International Air Transport Association (IATA) director-general Alexandre de Juniac has voiced his growing faith in the use of “big data” gathered in from the global industry to ensure continuing safety. "The aim is to build the greatest possible collection of data that will enable us to identify and eliminate potential issues before they arise," he says. When luck is the only factor that stands between a non-fatal accident and a catastrophe, clearly there is still safety work to do, which is what de Juniac is talking about. The accident list and the section of this review summarising recently published final accident and incident reports are testimony to how many near-disasters happen but are forgotten because, whatever trauma the passengers were put through, they survived.

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In 2017 there were 12 commercial air transport fatal accidents that resulted in a total of 56 deaths. That is a global figure that no other mass public transport mode could possibly match. The best figures previously were in 2015 when there were nine fatal accidents and 176 deaths. Just to illustrate the fact that things can temporarily get worse, in the following year – 2016 – the figures were respectively 13 and 306; but that was still a good year sustaining the longer-term trend.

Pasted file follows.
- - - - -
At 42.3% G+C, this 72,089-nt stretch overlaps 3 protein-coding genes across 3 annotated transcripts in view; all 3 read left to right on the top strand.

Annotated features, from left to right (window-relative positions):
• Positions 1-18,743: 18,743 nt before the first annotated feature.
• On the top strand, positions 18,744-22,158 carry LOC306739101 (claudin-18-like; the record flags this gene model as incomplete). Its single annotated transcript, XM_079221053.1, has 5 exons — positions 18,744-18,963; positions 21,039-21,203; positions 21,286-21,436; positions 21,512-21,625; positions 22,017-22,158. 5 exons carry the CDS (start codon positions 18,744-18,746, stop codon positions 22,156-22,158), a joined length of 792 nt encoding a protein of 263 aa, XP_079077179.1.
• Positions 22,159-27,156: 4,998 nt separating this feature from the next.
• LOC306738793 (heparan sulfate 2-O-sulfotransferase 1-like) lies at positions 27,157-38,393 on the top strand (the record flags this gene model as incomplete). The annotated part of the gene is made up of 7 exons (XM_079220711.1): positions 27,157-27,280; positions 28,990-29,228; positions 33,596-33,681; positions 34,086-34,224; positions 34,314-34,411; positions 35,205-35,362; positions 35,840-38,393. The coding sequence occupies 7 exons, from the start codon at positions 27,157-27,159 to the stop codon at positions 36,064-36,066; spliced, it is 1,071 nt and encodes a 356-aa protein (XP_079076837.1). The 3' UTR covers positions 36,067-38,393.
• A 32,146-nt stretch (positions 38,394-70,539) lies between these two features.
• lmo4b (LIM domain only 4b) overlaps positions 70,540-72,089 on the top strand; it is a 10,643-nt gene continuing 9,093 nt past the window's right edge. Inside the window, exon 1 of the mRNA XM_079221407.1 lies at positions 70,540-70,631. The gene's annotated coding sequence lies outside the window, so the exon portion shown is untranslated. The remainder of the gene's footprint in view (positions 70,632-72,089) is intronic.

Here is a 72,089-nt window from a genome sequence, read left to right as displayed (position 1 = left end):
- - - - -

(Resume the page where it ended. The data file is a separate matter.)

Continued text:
The simple accident numbers for 2017 are small (see graph showing annual figures since 2008), but the long term trend in terms of accident rates bears witness to a steady but accelerating improvement (see accident rate graphs) in the number of flights per fatal accident, with the five-year moving average line for all aircraft categories showing a steeper improvement since 2011. A glance at the fatal accident rate for western-built jets tells the same story, with zero fatal accidents in 2015 and 2017. The rates for western-built turboprops are less good than for jets, but also improving, with a big leap in the figure for 2017.